Currencies were bid up on inflation scares and underperform Thursday even as the JPY and Swiss franc...
You're Overexposed to the Dollar
07/11/2012 5:15 am EST
There are too many ways for the US dollar to creep into your investments unless you take proactive steps away from it, says Axel Merk, who suggests an investment that does this.
Where is the US dollar now and where is it going? Axel Merk is put on the spot here with his crystal ball. Axel, are investors overexposed, do you think, to the US dollar?
Definitely. When investors buy the S&P 500, they think they invest in multinational companies. Most don’t realize that about 90% of the earnings of S&P 500 companies are hedged back into the US dollar.
Similarly, even those buying international mutual funds, most of these mutual funds hold again large multinational companies that try to sell to American consumers. So with that, American investors are very much overexposed to the US dollar.
How much should investors allocate to currency investments?
When we survey investment advisors, we typically get about 4% to 6% as direct allocation to currencies. Other advisors have a more holistic approach, and try to manage the entire currency risk of the investment because even when you invest in the S&P 500, as I indicated, you still have a lot of US dollar currency risk.
Alright, switching gears now: We’re hearing that it's good timing right now to invest in gold. Do you agree with that?
Well, we have a debt-to-GDP ratio of the developed countries of over 100%. In our view, inflation will have to be part of the problem on how these problems are addressed.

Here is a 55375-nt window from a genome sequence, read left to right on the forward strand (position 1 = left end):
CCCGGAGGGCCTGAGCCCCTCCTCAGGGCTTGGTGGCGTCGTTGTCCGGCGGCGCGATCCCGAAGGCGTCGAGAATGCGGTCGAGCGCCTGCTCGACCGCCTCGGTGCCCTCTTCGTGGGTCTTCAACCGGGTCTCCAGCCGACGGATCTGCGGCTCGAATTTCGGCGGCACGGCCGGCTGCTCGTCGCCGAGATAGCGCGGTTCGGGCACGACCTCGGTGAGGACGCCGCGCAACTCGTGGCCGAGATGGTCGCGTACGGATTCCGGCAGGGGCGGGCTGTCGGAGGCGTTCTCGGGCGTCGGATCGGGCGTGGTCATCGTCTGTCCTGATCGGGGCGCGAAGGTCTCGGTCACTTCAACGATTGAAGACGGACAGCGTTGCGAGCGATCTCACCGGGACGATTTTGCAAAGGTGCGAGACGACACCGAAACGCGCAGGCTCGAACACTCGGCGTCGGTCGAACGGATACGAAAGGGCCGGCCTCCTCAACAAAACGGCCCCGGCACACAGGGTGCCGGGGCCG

Now in Europe, it doesn’t work so well, so default may be part of the answer. But in the US, we have historically been very willing to use a printing press to help out government in managing its deficit. Globally, everybody pursuing austerity is being voted out of office. So we think that gold is going to do very well in the medium to long term in this sort of environment, where the debt is simply not going away and so governments will try to inflate it away.
Okay, a final big-picture question for you. This being an election year, does that make your life easier or more difficult with this kind of uncertainty?
Well, the two candidates we have aren’t all that different, depending on your political persuasion. You may think one has more fiscal discipline than the others, but ultimately both parties, both of these candidates, have shown that they’re willing to spend money in order to get votes, in order to pursue their path.
Inflation is a path of least resistance. Democrats and Republicans agree that ultimately, you may want to debase the amount that you’re paid in entitlements by redefining the CPI, the Consumer Price Indexes.
You’ll find a compromise, but when you have this polarized environment, you’re not going to get major entitlement reform. We simply have the better printing press in the US, and I do believe we’ll use it independent of who’s going to become president.
So for an election year, there’s relatively not as much uncertainty as there has been in past election years.
There’s always a risk that we are right, and that means that there’s a risk that the recent rally we may have had here in the dollar is only temporary, and that we are going to address the problems as they move from Europe to other regions in the world—including in the US where we don’t have sustainable deficits—that the US dollar’s going to be under significantly more pressure.
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